Mets RHP Noah Syndergaard (lat) threw one inning for Low-A Gulf Coast Mets in his first rehab start.
Syndergaard allowed two runs -- both unearned -- on two hits while striking out two as well. He threw a total 18 pitches with 13 being strikes.
"Overall, I thought it was a really good day of work," Syndergaard said after the outing. "I got 18 quality pitches. My delivery felt really sound. It was a huge step in the right direction for me."
New York Mets starting pitcher Noah Syndergaard (Geoff Burke/USA TODAY Sports)
The 25-year-old Syndergaard, who has been out since April 30, threw off a mound for the first time two weeks ago.
"This is the best my body has felt in a long time," Syndergaard said on Saturday. "I've been putting a lot of work of work in on and off the field, just working on my mobility and stretching and trying to be as athletic as possible. I felt I got a little bulky, and it kind of affected my athleticism a little bit.
Syndergaard had a 3.29 ERA and 1.09 WHIP in five starts (27 1/3 innings) before going on the DL, and has said he wants to pitch this season despite the fact that the Mets aren't in playoff contention.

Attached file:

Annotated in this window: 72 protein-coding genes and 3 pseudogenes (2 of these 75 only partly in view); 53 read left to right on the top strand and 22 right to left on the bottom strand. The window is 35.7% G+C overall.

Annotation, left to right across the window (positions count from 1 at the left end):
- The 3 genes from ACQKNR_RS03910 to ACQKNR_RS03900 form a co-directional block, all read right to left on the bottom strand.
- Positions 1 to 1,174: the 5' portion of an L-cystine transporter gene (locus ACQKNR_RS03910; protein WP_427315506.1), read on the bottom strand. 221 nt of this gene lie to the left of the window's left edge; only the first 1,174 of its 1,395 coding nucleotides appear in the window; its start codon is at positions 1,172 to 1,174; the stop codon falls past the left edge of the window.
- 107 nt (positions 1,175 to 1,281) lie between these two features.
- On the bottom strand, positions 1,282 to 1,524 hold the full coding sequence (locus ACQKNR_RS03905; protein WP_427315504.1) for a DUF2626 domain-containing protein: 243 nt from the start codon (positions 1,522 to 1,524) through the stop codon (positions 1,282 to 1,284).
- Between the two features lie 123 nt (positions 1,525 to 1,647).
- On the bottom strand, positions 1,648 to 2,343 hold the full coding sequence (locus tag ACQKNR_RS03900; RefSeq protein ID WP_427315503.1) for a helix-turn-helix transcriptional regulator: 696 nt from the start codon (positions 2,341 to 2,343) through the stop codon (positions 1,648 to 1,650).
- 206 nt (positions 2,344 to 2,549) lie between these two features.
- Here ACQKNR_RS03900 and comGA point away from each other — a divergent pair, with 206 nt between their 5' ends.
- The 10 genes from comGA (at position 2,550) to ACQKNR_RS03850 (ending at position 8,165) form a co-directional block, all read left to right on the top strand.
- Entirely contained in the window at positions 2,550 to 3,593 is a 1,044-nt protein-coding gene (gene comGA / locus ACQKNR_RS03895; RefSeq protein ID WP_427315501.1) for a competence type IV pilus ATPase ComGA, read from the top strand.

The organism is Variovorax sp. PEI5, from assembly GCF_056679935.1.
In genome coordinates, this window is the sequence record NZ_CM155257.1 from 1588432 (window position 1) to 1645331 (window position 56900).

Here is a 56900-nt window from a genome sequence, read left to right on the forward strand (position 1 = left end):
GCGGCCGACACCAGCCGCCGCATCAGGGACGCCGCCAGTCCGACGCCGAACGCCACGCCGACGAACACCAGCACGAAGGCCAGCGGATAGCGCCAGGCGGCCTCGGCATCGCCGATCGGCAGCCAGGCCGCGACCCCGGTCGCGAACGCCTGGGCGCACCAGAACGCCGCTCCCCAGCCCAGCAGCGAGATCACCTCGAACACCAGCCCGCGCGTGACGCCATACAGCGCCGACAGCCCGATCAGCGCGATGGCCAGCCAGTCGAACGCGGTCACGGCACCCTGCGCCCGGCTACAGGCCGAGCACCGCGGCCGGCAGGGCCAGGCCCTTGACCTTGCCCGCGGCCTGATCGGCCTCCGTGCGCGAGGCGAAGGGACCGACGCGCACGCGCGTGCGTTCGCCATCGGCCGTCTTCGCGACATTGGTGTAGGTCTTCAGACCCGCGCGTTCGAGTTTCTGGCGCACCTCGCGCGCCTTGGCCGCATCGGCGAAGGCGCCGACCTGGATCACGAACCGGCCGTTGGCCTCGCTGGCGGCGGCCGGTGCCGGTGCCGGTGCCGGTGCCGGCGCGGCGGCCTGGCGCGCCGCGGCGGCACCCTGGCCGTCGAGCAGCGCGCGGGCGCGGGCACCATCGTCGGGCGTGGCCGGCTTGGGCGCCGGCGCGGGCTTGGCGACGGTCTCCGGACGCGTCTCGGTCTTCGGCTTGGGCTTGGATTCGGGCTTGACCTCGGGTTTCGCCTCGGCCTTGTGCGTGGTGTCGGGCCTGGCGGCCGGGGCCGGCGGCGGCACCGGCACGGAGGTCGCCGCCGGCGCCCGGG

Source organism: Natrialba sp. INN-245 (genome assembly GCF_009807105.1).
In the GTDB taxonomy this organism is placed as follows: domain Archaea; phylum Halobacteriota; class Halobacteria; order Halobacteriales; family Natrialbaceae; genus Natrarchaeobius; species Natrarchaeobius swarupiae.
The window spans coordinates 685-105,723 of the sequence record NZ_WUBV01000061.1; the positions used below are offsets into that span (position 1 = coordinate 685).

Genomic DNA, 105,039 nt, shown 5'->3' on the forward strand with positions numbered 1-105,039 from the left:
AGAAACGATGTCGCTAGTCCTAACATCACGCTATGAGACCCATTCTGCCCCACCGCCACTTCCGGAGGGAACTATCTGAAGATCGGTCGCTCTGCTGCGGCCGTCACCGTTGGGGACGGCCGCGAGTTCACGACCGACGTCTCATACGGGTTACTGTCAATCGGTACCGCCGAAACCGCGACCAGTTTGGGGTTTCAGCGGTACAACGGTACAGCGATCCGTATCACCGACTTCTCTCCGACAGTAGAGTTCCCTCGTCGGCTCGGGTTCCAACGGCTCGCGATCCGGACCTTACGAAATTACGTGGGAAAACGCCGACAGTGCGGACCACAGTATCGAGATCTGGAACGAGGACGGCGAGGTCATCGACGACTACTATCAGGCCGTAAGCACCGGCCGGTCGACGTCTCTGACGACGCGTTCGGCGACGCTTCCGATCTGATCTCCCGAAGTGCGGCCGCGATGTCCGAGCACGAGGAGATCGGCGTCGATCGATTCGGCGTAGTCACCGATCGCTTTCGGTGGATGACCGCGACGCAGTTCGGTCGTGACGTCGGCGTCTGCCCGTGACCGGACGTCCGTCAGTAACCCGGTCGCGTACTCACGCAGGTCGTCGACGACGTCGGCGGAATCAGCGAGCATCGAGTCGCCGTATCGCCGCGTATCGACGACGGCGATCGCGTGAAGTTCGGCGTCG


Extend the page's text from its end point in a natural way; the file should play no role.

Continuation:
"I'm excited to finish the season strong and get out there," he said. "I don't want 10 months to go by without me competing in a meaningful game."
Matthew Cerrone (Twitter | Instagram | About Me): I realize it seems counterproductive or risky to get him a start or two in an otherwise dead season. But, every pitcher will tell you that (when injured) it's super important to end the season throwing in a game so he can then rest and fire up his traditional offseason throwing program.
Otherwise, if he doesn't get at least one start, it often ends up being an extended rehab program and it throws them off their sequence. Or, baseball players are insane. In either case, if he wants to pitch, and he can pitch, he should pitch. I mean, that's what he does, he's a pitcher. So, if he's ready, and it will help him and the Mets to know that he's strong and stable, go pitch.